Gosta on the Rocks

Serlachius museum Gösta – Mänttä, Finland

Competition 2011

In collaboration with MoederscheimMoonen Architects

For: Gösta Serlachius Fine Arts Foundation

The current composition of the Joenniemi Manor site shows a delicate balance between cultivated landscape design, the manor, and the surrounding distinctive Finnish environment with lakes and woods. The goal of ‘Gösta on the Rocks’ is to respect this balance, while implementing a considerable amount of programme to the site, and to emphasize the orientation of the existing manor to the lake. Within the search for this premise, our team concluded that in the current garden, the classical symmetrical paths of Paul Olsson’s landscape design can serve as an ideal blueprint for a future extension. The orientation of this garden also includes two fundamental aspects for a successful implementation of a museum extension; the sloping landscape allows it to develop as a building as well as a pedestal; emphasizing the manor in its solitaire presence. The second aspect is the north-south orientation; a key factor for the realization of natural daylight in exhibition spaces.
The chosen strategy keeps the main building as symbolic centre in the openness of the whole area and respects the diverse qualities of the surrounding garden. The embedded position allows the landscape and existing paths to connect to the public rooftop and works as a balcony for the main building.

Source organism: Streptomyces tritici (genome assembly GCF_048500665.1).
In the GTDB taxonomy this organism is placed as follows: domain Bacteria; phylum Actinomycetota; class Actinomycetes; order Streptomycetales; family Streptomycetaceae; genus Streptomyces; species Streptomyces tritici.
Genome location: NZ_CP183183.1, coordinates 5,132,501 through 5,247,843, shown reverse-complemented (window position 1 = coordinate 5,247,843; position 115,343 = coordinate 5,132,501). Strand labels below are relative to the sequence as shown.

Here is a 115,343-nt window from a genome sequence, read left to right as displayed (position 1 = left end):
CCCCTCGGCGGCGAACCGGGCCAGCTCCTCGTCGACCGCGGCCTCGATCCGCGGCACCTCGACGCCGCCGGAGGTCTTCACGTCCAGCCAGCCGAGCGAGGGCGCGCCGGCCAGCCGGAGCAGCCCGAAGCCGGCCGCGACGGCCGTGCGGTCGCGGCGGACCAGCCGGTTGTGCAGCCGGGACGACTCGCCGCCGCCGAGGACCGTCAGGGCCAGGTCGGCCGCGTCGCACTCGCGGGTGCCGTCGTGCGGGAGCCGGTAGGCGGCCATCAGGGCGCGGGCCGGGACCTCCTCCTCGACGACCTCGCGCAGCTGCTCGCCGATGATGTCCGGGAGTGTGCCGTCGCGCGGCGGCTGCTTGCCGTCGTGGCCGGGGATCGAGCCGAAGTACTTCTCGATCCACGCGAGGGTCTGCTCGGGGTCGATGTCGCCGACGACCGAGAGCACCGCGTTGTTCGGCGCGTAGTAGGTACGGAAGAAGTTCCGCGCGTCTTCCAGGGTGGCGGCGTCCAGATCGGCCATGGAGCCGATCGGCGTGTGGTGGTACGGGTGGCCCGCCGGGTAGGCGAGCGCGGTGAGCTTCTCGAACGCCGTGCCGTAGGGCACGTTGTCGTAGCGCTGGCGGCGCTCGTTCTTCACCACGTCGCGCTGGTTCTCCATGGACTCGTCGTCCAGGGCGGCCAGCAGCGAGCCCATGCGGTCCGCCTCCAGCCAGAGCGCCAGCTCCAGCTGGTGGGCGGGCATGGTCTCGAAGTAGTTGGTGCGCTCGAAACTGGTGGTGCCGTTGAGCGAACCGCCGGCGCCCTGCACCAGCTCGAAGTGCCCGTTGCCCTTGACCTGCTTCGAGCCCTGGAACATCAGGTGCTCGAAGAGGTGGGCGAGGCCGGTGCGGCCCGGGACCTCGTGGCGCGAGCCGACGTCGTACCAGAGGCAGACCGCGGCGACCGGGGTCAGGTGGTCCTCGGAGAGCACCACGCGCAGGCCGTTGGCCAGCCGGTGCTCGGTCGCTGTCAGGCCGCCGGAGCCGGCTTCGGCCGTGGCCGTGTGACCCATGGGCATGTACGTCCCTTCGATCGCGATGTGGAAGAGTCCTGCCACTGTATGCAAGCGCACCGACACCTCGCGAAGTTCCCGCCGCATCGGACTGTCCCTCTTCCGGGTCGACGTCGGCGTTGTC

The program of the new extension is spread out within a concise distance of the symmetrical paths and is subdivided in diverse functional clusters. Placing these functions along the downhill facades leaves a central and meandering space in between. This space can be qualified as the aorta of the building; a logistic area which connects all the parts of the extension and the existing manor building. For the visitor it will feel as a natural path thanks to its strong direction towards the southern daylight and the lakeview. For the staff it will work as a functional and pleasant environment to work in.
The devision in separate volumes makes it easy to design each space on the basis of it’s intrinsic necessities like volume, size, height, and daylight. This results in a precise and accurate design strategy and varying accessible roof landscape. The whole will be covered with stone as reference to its local geological origin and for making a firm base for the existing manor. The stone cladding is set up as folded ribs placed perpendicular to the orientation of the extension. This direction allows it to fold and open up on the roof to provide in daylight for the exhibition spaces.

When entering the manor from the front, an elegant ramp will lead you to the entrance and foyer. On this sublevel you’ll have a wide and open view over the assembly hall and the archway under the existing manor building. In the transition to the new extension you can feel the presence of the manor above, due to the use of similar brickwork. Within this archway you can find your way to the wardrobe and the toilets, and a new transparent staircase and elevator connect the museum extension level with the manor housing the original art collection. Coming out of the archway you’ll arrive in the open area from where you can visit all the exhibition spaces, the pedagogic facilities. At the end the building unfolds with a restaurant offering an open view over the lake.